I have 4 beds that I’ve used for traditional raised bed gardening for several years now: two each of 4’x4’x12” and two 3’x4’x12”. I realize 6” is considered the standard fill height- but I figured since the beds were already there I might as well use the volume. I suppose I could just fill halfway. My primary crops are tomatoes and peppers, and I like to bury my tomato starts deeeep. (Realizing I can bury them somewhat horizontally too) I will also be using the mix for 3-5 gal pots to hold summer squash. Oh and I’ll be doing cucumbers as well.  

Yes the 33/66 sounds awesome. Just not cheap. I had planned on doing 10% castings but could cut cost by lowering that and maybe adding some straight yard clippings compost from another state certified source- I would have to check that that one is OMRI too. The 33/66 is almost as expensive as castings.

After sleuthing around here some I found AM Leonard and had planned on the coarse verm from them. Peat is cheap locally thankfully.

Thanks for any ideas you may have!
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Post  sanderson 2/23/2024, 5:33 pm

DMann wrote:
sanderson wrote:Dmann,  My first thought is how many beds are you building and are you limiting the depth of Mel's Mix to only 6-7".  $300 for compost is a lot.  Please explain what you planning so we can see if you can lower your costs.

 
Thanks so much for taking the time to reply!
I have 4 beds that I’ve used for traditional raised bed gardening for several years now: two each of 4’x4’x12” and two 3’x4’x12”. I realize 6” is considered the standard fill height- but I figured since the beds were already there I might as well use the volume. I suppose I could just fill halfway.
You can leave 4-5" of the current bed fill and just top with 6-7" of new Mel's Mix.  If you already removed the fill, you can also use topsoil or washed sand for the bottom fill. More Mel's Mix does not equate better growing.

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Post  DMann 2/23/2024, 6:44 pm

sanderson wrote:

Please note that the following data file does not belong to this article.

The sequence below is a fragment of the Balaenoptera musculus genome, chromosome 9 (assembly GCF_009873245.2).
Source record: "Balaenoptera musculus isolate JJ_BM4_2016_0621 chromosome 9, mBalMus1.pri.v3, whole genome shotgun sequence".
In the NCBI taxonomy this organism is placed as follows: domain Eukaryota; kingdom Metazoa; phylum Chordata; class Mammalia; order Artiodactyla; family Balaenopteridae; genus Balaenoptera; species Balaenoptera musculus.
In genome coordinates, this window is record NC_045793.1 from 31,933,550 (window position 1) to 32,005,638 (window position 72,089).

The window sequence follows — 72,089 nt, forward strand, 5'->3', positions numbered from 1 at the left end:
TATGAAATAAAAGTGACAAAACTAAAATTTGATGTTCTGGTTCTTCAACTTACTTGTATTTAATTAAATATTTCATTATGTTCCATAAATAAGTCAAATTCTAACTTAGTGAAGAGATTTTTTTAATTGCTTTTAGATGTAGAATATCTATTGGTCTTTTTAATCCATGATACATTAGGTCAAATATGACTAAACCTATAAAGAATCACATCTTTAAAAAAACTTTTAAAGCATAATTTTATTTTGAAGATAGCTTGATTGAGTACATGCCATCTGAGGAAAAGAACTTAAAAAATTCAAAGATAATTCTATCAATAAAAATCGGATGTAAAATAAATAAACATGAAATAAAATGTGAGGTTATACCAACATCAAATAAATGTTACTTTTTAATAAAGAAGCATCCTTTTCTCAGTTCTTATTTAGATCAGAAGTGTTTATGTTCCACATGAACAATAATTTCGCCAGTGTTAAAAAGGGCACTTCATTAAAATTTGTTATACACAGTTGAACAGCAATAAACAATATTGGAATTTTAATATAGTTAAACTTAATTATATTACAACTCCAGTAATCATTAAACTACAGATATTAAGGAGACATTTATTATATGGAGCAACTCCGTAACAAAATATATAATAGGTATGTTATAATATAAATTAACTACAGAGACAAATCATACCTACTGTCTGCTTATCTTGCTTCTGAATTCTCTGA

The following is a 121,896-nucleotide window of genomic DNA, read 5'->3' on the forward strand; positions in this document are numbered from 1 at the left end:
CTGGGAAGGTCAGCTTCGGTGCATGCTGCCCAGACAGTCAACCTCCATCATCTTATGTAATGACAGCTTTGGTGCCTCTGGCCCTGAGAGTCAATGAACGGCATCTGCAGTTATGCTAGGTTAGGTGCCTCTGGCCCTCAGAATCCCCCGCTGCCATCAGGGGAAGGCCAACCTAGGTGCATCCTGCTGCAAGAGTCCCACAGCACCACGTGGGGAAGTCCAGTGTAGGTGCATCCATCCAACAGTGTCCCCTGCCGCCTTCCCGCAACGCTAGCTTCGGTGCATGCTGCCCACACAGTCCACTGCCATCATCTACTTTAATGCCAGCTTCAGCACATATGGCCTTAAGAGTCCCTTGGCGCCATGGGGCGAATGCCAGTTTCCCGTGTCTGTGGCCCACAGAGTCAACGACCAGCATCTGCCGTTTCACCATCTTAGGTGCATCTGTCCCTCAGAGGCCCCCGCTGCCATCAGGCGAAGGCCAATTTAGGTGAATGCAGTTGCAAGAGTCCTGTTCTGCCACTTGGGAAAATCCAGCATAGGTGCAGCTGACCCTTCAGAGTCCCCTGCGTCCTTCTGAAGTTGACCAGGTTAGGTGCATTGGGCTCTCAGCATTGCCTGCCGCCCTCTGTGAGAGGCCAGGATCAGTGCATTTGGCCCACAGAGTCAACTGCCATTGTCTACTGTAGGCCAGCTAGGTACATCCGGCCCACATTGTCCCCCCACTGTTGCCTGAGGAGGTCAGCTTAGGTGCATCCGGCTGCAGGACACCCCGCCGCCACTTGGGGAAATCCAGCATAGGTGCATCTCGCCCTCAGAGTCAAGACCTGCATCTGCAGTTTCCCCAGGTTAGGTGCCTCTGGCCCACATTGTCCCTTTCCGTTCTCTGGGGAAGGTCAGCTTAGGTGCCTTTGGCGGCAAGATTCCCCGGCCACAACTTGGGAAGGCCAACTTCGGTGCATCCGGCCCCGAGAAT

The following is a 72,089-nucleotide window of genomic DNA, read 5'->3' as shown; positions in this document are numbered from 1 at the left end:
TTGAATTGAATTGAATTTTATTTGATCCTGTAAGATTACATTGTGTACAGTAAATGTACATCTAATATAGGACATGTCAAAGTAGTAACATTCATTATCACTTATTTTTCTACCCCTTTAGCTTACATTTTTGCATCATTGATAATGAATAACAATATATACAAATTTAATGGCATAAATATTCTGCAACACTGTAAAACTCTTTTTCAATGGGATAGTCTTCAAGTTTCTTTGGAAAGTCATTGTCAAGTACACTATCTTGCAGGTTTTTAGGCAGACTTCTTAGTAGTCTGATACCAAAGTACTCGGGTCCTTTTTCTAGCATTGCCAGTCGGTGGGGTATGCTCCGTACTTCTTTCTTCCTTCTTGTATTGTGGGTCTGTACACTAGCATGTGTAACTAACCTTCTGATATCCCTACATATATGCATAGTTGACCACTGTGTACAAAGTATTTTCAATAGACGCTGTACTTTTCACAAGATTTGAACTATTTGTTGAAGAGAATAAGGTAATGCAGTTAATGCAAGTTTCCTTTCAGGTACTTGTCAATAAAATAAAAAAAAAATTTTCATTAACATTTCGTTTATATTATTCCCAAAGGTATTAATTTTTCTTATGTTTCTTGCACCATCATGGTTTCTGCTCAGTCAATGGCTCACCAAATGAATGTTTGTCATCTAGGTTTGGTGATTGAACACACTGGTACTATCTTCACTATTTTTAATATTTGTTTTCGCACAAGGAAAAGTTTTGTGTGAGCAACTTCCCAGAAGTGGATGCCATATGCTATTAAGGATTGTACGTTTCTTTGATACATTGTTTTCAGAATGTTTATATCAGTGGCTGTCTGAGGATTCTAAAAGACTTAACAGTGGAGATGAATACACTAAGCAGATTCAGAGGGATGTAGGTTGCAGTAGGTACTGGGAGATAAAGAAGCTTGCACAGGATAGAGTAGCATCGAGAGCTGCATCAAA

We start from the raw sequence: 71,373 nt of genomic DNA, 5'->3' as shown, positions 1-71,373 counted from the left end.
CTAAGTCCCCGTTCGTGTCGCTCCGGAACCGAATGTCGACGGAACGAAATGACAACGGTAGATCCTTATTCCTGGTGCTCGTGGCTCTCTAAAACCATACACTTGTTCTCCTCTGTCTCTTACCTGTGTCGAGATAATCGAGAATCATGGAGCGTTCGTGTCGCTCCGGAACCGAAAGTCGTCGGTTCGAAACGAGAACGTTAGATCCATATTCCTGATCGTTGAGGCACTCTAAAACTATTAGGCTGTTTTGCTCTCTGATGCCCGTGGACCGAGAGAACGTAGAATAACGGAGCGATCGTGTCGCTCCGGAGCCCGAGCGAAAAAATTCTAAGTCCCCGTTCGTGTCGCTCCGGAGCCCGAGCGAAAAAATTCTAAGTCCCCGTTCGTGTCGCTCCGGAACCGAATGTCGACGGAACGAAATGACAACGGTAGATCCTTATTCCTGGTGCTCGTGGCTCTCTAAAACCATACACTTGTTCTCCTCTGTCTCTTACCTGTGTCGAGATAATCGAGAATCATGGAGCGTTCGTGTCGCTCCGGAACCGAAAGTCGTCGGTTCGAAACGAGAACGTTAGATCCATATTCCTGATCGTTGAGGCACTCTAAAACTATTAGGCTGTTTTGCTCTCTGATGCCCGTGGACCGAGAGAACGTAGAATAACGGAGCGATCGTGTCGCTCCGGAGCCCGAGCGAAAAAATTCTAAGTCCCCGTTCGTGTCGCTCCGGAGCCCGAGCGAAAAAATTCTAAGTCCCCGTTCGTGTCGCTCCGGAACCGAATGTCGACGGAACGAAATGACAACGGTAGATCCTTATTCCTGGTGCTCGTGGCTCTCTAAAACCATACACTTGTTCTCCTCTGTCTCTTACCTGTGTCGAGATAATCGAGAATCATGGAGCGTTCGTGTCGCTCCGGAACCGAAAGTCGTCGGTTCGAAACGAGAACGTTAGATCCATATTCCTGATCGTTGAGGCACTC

DMann wrote:
sanderson wrote:Dmann,  My first thought is how many beds are you building and are you limiting the depth of Mel's Mix to only 6-7".  $300 for compost is a lot.  Please explain what you planning so we can see if you can lower your costs.

 
Thanks so much for taking the time to reply!
I have 4 beds that I’ve used for traditional raised bed gardening for several years now: two each of 4’x4’x12” and two 3’x4’x12”. I realize 6” is considered the standard fill height- but I figured since the beds were already there I might as well use the volume. I suppose I could just fill halfway.
You can leave 4-5" of the current bed fill and just top with 6-7" of new Mel's Mix.  If you already removed the fill, you can also use topsoil or washed sand for the bottom fill.  More Mel's Mix does not equate better growing.
I like that idea! I had planned on pulling all the soil in case it was harboring any fungal/viral/bacterial junk and just spreading it around my lawn. But keeping it close to the garden may not mitigate that potential issue anyway. And yes topsoil would be a pretty cheap alternative too. Thanks!!
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Post  donnainzone5 2/24/2024, 11:39 am

I see that there are some Whole Foods markets in your region.

Some carry Cedar Grove compost, OMRI-certified.  It's one of my stand-bys.  Call around to find the nearest store and ask if and when it will be in stock.  Here in Central Oregon, it usually turns up around March or April.
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Post  DMann 2/24/2024, 12:37 pm

donnainzone5 wrote:I see that there are some Whole Foods markets in your region.

Some carry Cedar Grove compost, OMRI-certified.  It's one of my stand-bys.  Call around to find the nearest store and ask if and when it will be in stock.  Here in Central Oregon, it usually turns up around March or April.
Hey there! Unfortunately I’m relatively “rural” for this area and the nearest Whole Foods is about 1 1/2 hrs away over the bay bridge. And on the rare occasions I go there my car is usually too full of expensive cheeses to carry anything else! Very Happy  But thanks for the tip- I may keep it as an ace up my sleeve!
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Post  DMann 3/14/2024, 1:55 pm

sanderson wrote: Limit manure-based composts to 20% to keep down the buildup of phosphorus.  Cow manure is generally lower in phosphorus than poultry.  Limit worm castings (usually expensive) to 5%. 
One more question for you, when you give percentages, do you mean percentage of total Mel’s mix or percentage of overall compost?
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Post  sanderson 3/14/2024, 11:40 pm

20% of just the total composts.  One bag of manure-based compost + 4 bags on Non-manure compost.  I hope this helps.

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Post  Mikesgardn 3/21/2024, 7:09 pm

I see you are somewhere on the DelMarVa peninsula.  If you are willing to do a road trip, there is a great composting company in Aberdeen, MD called Veterans Compost.  They make a high quality Compost that I have used as a stand-alone compost for years.  No need to mix different composts. 
 
You can also pick up their compost at a home in Severna Park, MD  not too far from the bay bridge.